[(1) A local planning authority in England may make a change to any planning permission[, or any permission in principle (granted following an application to the authority),] relating to land in their area if they are satisfied that the change is not material.
(2) In deciding whether a change is material, a local planning authority must have regard to the effect of the change, together with any previous changes made under this section, on the planning permission [or permission in principle] as originally granted.
(3) The power conferred by subsection (1)
**Trials are provided to all LexisPSL and LexisLibrary content, excluding Practice Compliance, Practice Management and Risk and Compliance, subscription packages are tailored to your specific needs. To discuss trialling these LexisPSL services please email customer service via our online form. Free trials are only available to individuals based in the UK. We may terminate this trial at any time or decide not to give a trial, for any reason. Trial includes one question to LexisAsk during the length of the trial.
To view the latest version of this document and thousands of others like it, sign-in to LexisPSL or register for a free trial.
Existing user? Sign-in
Take a free trial
RepudiationThis Practice Note concerns repudiation and sets out what a repudiatory breach of contract means. It explains how a repudiatory breach goes to the core of the contract and the options or remedies available to an innocent party as a result of the other party’s repudiation, which include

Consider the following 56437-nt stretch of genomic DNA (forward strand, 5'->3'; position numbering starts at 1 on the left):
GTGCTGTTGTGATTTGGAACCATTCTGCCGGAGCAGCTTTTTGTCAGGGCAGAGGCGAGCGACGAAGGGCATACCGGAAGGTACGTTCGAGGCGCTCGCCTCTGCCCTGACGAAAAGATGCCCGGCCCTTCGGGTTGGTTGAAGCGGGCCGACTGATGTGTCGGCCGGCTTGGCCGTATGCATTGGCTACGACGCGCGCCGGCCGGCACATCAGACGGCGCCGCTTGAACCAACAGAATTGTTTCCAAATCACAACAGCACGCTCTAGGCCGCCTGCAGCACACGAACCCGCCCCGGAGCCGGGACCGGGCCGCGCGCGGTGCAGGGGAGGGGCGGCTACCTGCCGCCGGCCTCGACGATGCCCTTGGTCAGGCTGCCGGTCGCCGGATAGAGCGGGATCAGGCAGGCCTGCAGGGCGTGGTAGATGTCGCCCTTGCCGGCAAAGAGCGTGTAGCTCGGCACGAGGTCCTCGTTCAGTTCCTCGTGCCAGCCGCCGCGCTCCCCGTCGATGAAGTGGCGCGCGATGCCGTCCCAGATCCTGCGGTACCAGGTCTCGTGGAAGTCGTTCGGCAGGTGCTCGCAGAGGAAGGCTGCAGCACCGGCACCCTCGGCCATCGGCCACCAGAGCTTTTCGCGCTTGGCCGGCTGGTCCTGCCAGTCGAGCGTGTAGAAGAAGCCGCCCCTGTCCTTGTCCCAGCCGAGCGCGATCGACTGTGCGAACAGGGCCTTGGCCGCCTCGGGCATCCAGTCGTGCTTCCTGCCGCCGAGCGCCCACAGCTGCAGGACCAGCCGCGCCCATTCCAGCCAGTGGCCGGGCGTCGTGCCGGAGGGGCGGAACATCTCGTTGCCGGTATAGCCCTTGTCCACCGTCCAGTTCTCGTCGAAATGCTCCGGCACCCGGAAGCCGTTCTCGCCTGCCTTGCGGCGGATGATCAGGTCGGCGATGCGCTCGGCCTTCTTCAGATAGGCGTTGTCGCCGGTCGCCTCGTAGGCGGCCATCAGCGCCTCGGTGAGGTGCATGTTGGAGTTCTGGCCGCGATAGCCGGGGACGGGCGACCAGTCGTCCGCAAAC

Standard of care in professional negligence claimsThis Practice Note considers the standard of care in professional negligence claims, originally formulated in Bolam v Friern Hospital as being that of reasonable skill and care but now reconsidered following Montgomery v Lanarkshire Health. It
Acknowledgment of serviceThis Practice Note explains when an acknowledgment of service is required (CPR 10) and the consequences of a failure to file an acknowledgment of service. It identifies the correct form to use, what information must be included and who must to sign the form. The different
While this Practice Note primarily covers commercial property matters, it also touches on residential considerations.Time is generally not of the essence for completion of a contract for the sale of land. If the seller or the buyer delays completion, the defaulting party will be liable in damages
0330 161 1234
To view the latest version of this document and millions of others like it, sign-in to LexisLibrary or register for a free trial.